Room: AAPM ePoster Library
Purpose: To use optically stimulated luminescence dosimeters (OSLDs) to measure skin dose near intracranial tumors and to compare the skin doses between a 1.5T MR-Linac and a conventional linac. The hypothesis is that the MR-Linac skin doses will be higher than for the conventional linac as the magnetic field elicits a high exit surface dose, called the electron return effect.
Methods: Six patients with intracranial tumors were treated on our MR-Linac. These patients had prescription doses of 54 Gy or 60 Gy in 30 fractions. Due to a preventative maintenance day, these patients were treated on conventional linacs for a single fraction with a 6MV beam. For the single fraction on conventional linacs, and for one fraction on the MR-Linac, an OSLD was placed on each patient’s skin located near the PTV. The conventional linac treatments were planned on a convolution-superposition treatment planning system (TPS) and the MR-Linac treatments were planned using a separate Monte Carlo TPS. A dose point located at the OSLD and at the water equivalent depth of the OSLD (0.6 mm) was created in each of the TPS’s, and then compared with the OSLD measurement.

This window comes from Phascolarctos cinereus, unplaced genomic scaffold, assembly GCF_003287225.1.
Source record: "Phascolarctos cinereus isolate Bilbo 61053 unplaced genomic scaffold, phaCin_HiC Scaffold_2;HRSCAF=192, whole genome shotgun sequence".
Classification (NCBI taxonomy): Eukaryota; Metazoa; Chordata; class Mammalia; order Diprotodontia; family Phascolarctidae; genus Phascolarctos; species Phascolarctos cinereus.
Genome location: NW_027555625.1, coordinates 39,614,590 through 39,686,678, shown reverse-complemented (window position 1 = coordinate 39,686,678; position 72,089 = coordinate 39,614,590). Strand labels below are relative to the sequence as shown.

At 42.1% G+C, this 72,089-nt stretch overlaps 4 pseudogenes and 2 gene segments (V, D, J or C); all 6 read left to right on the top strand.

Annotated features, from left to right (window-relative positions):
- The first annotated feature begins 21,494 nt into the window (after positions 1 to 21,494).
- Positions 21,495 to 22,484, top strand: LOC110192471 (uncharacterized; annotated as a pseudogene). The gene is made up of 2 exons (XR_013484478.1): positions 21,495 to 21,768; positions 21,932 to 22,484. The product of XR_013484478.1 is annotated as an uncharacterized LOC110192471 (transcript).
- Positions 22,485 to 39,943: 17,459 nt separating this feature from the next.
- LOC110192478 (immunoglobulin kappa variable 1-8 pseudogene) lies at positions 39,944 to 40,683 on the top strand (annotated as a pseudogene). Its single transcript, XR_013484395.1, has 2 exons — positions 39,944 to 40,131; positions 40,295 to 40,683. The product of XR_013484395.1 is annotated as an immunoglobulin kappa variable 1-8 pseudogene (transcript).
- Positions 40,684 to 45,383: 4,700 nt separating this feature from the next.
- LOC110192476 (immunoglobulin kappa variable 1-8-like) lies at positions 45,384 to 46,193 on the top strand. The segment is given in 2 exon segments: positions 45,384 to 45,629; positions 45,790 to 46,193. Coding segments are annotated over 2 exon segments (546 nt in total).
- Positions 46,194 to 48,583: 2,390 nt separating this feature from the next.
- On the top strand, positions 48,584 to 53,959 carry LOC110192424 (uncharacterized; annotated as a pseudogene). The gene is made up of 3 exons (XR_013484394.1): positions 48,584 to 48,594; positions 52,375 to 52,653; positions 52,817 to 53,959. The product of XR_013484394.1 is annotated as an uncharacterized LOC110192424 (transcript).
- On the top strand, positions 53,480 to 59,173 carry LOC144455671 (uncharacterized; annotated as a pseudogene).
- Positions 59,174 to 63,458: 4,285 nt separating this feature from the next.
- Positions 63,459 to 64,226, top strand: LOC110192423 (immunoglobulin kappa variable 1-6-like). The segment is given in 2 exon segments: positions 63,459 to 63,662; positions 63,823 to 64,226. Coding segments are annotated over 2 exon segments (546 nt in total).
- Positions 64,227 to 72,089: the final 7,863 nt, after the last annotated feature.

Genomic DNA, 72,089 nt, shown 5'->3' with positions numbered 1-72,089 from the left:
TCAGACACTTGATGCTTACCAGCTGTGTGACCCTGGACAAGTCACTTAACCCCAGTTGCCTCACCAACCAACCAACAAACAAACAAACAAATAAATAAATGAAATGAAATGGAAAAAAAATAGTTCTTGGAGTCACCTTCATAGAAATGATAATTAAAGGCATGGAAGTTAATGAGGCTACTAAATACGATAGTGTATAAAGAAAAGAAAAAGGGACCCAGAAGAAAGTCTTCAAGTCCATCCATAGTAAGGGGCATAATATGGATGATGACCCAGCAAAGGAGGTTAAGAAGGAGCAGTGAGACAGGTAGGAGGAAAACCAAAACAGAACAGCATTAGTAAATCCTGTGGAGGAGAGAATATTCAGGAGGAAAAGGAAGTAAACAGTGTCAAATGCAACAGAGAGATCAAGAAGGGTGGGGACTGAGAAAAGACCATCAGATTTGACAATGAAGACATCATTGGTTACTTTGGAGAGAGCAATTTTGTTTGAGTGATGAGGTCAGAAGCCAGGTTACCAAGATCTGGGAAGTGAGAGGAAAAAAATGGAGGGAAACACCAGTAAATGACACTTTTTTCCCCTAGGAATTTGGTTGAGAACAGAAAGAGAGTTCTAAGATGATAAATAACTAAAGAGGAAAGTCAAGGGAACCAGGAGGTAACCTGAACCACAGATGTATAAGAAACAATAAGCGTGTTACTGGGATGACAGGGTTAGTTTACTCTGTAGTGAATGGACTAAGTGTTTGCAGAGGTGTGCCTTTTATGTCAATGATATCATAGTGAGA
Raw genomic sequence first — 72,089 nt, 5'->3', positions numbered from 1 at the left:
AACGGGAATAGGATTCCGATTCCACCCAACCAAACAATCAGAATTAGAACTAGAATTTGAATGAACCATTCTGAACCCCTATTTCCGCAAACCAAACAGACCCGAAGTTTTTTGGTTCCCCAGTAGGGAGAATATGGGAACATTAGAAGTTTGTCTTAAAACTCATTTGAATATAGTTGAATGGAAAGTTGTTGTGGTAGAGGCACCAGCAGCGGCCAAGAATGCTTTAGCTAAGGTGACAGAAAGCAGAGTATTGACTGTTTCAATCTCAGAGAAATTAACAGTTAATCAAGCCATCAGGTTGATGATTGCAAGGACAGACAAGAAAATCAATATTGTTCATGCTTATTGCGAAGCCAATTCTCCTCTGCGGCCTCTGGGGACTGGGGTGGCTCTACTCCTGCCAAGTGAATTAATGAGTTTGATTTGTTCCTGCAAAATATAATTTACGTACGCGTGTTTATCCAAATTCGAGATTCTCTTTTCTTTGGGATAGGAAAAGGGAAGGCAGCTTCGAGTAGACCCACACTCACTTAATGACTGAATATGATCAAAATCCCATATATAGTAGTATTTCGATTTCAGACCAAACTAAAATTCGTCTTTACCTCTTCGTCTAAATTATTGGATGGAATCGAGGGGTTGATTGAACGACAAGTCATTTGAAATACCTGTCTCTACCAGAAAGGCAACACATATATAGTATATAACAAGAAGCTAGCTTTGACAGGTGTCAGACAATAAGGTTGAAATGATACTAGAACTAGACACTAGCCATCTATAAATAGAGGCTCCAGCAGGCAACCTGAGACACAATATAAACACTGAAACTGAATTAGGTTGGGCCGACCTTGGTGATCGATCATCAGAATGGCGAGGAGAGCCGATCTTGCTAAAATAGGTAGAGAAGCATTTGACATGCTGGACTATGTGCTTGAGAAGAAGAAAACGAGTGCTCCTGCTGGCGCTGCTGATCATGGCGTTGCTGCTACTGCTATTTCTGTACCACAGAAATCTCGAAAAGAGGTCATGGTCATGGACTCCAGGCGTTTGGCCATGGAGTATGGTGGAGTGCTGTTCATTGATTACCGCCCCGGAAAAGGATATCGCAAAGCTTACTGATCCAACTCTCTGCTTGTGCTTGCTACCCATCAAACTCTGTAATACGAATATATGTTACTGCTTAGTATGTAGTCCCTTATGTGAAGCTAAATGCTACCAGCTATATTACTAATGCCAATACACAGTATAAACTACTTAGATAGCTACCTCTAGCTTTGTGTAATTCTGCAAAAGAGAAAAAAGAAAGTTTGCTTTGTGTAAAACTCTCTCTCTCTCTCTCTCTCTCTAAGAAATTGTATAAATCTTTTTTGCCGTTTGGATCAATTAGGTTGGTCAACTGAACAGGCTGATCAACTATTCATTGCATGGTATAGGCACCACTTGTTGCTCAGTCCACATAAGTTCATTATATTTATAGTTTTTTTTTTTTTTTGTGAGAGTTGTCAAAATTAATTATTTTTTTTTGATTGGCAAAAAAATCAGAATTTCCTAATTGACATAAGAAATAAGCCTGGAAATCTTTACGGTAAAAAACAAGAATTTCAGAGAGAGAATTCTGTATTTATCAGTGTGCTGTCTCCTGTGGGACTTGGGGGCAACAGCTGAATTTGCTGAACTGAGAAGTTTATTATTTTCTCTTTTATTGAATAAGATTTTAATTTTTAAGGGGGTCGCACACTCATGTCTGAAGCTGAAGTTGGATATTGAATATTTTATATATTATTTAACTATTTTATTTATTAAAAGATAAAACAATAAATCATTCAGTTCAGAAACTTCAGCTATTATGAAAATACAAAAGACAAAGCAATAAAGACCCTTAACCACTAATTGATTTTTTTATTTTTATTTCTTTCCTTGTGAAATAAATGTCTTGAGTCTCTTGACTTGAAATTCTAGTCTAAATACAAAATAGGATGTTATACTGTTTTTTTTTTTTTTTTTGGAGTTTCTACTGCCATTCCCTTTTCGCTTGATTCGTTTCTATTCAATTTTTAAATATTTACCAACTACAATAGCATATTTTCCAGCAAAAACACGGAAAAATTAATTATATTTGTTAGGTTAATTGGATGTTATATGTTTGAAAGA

Results: For 5 out of 6 patients, the MR-Linac OSLD dose was higher than for the conventional linac (11.5%-24.8% higher). The one patient where the MR-Linac dose was lower (-7.5%) had four non-coplanar beams for the conventional linac plan, which might explain the outlier (MR-Linac plans use only coplanar beams). There was better agreement between the MR-Linac measurements and Monte Carlo TPS (RMSE=7.3%) than between the convolution TPS and the conventional linac OSLD doses (RMSE=17.4%).
Conclusion: MR-Linac patient skin dose measurements are higher than in an equivalent plan on a conventional linac. Monte Carlo dose calculation agrees closer to the OSLD measurements than that of the convolution TPS.